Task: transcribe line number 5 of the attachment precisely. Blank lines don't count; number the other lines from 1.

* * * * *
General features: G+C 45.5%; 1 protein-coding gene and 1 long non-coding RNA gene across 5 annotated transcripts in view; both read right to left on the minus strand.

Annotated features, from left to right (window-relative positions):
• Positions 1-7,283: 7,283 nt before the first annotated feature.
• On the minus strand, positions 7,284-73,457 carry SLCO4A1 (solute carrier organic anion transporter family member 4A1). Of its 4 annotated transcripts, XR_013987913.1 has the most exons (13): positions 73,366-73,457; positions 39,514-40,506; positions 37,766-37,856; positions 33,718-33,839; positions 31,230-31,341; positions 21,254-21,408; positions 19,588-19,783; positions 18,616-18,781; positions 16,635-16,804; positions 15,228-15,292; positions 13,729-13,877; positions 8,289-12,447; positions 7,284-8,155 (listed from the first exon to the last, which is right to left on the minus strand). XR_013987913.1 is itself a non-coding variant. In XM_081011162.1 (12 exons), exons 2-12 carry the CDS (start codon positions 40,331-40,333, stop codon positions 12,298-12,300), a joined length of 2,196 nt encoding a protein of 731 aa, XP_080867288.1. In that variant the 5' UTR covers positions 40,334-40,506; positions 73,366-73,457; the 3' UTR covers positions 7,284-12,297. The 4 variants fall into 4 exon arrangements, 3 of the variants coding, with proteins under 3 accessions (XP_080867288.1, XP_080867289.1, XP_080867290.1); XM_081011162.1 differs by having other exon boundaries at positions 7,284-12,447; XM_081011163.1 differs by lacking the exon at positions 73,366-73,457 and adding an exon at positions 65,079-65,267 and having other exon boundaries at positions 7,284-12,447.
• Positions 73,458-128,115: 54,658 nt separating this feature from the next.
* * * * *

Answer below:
• Positions 73,458-128,115: 54,658 nt separating this feature from the next.